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The Master And Margarita


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#31 mallardo

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Posted 21 December 2012 - 11:56 PM

Saw this tonight and was predictably blown away.  I'm not sure I understood everything that was going on but it was so damned impressive I didn't care.  Susan Lynch is the new Margarita and was excellent.  I have always been a fan of hers so it was wonderful to see so much of her.
Excuse me if I seem jejune
I promise I'll find my marbles soon.

#32 Latecomer

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Posted 30 December 2012 - 08:51 PM

Loved this the second time around with new Margarita. I could relax as I knew I would enjoy the production and just concentrate on all the little details. First time round I had not read the book and immediately went off and did so...
Enjoyed the ending even though I knew about how they played all the parts- this time I could savour it..and it made me cry at the end. I think what is so clever about the production is how they weave all the stories into a thread all at the same time, with on lookers being us and people on stage too. I like this as it keeps the narrative going and the individaul stories become clearer as the play goes on. Actors are immense, especially Paul Rhys....he just lives the role. Liked the chap who played Pontious Pilate too...perhaps someone can tell me who it was as didn't get a programme?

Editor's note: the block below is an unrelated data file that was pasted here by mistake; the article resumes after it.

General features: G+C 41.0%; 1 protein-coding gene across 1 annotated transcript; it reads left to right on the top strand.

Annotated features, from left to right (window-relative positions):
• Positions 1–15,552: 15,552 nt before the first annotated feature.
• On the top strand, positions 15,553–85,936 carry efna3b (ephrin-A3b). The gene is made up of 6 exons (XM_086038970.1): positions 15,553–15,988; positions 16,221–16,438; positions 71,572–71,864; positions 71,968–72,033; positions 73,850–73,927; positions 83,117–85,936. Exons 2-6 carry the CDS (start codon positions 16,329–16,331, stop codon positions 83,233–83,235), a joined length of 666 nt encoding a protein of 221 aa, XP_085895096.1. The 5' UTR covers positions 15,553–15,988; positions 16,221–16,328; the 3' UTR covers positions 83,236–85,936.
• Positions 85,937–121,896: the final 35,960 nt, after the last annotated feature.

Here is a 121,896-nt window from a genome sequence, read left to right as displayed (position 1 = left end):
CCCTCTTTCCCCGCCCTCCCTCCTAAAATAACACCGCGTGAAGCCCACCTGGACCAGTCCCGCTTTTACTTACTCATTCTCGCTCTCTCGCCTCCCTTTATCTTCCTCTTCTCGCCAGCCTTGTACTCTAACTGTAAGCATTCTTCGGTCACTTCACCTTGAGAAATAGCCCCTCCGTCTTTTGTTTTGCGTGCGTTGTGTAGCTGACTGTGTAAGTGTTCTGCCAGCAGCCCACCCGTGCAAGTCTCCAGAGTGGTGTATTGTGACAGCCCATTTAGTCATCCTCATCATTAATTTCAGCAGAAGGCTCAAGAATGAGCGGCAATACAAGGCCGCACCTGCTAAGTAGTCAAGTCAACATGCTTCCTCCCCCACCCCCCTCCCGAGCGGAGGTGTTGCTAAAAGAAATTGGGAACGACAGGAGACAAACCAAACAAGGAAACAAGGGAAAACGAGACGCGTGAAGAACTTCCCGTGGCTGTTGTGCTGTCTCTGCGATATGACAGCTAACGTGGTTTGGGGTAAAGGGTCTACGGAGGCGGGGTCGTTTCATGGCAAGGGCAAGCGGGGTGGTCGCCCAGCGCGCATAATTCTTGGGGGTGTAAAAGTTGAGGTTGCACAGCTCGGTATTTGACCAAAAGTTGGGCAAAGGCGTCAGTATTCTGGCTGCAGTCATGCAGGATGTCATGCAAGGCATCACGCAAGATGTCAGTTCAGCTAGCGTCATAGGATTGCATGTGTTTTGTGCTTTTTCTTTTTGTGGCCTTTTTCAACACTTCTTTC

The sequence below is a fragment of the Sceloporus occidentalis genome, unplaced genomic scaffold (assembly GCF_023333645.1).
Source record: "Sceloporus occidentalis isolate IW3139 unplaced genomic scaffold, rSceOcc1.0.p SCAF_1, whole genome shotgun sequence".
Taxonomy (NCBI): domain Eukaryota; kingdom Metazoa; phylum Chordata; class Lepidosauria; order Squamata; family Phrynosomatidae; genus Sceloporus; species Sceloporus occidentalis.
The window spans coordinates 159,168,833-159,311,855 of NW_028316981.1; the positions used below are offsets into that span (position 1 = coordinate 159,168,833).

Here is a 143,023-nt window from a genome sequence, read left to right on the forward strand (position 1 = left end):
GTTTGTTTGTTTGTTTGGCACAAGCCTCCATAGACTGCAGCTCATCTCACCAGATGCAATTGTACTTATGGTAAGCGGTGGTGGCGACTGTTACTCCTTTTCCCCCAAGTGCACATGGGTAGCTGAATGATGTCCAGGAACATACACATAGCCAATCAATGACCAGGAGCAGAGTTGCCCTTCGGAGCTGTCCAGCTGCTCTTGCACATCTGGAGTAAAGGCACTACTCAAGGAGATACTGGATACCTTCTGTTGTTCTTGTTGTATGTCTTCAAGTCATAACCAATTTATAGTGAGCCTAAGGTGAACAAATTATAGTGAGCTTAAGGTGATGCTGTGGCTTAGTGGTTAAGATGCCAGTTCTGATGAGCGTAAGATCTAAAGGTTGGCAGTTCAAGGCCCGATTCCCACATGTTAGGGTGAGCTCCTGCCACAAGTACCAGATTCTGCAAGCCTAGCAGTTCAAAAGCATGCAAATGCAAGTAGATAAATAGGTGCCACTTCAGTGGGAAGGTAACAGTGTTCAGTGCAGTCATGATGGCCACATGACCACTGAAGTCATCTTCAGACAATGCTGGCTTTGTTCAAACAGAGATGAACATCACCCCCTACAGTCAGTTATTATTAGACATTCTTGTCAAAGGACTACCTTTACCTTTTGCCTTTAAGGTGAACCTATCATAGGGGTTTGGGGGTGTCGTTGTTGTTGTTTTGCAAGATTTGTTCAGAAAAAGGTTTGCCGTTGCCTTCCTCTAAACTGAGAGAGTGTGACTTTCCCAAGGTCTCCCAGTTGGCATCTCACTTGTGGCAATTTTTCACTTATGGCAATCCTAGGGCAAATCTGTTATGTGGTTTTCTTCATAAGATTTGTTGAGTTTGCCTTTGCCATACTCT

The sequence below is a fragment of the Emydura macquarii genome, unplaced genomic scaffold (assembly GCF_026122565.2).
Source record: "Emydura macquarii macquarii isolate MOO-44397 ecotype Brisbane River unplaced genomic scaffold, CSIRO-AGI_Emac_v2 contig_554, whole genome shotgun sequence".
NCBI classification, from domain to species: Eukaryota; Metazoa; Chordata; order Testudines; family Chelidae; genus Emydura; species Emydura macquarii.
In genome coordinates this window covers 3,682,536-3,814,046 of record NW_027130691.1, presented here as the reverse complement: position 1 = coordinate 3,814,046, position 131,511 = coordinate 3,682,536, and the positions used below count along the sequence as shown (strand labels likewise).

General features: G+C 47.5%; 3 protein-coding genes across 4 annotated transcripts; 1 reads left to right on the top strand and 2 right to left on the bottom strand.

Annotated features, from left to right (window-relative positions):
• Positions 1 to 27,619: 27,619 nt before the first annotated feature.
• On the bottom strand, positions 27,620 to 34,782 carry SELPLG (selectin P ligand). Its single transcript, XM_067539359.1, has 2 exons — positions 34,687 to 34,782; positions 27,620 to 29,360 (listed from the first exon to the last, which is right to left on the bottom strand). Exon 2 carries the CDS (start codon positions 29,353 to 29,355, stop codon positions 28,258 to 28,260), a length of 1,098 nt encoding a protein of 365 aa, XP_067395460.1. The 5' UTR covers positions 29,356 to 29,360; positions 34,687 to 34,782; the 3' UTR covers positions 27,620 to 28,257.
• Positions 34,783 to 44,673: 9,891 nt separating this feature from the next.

Liked both Margaritas - different but each brought their own interpretation and couldn't fault either.
So glad I saw again. B)
Bad form the party of 3 who arrived late for their first row seats and ate a whole picnic in the interval there - including very strong smelling sandwiches and bananas. Took about 5 mins to unpack all their food!

#33 Pharaoh's number 2

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Posted 30 December 2012 - 09:45 PM

Pilate: Tim McMullan. NT's Cherry Orchard, Old Vic's Flea in Her Ear amongst others.

This was very impressive, as well as incredibly mystifying. I didn't get most of it; sometimes I felt the staging a bit confusing, and at nearly 3hrs30 it's too long, but there were so many stunning moments I didn't mind too much. The horse made from chairs, the flying, the crumbling house, integrating of live video- technically dazzling. And simple stuff like the tram, or Jesus with a few canes. All powerful visuals. Paul Rhys superb: totally inhabits both parts, and Susan Lynch as Margarita excellent. But it's really an ensemble piece; so many parts. And such a mix of styles- direct address to the audience with microphones, the interaction with the front row,  puppetry... you'd think they would feel out of place, but they don't really.

Yes, the 3 latecomers annoying, though I couldn't smell the picnic!






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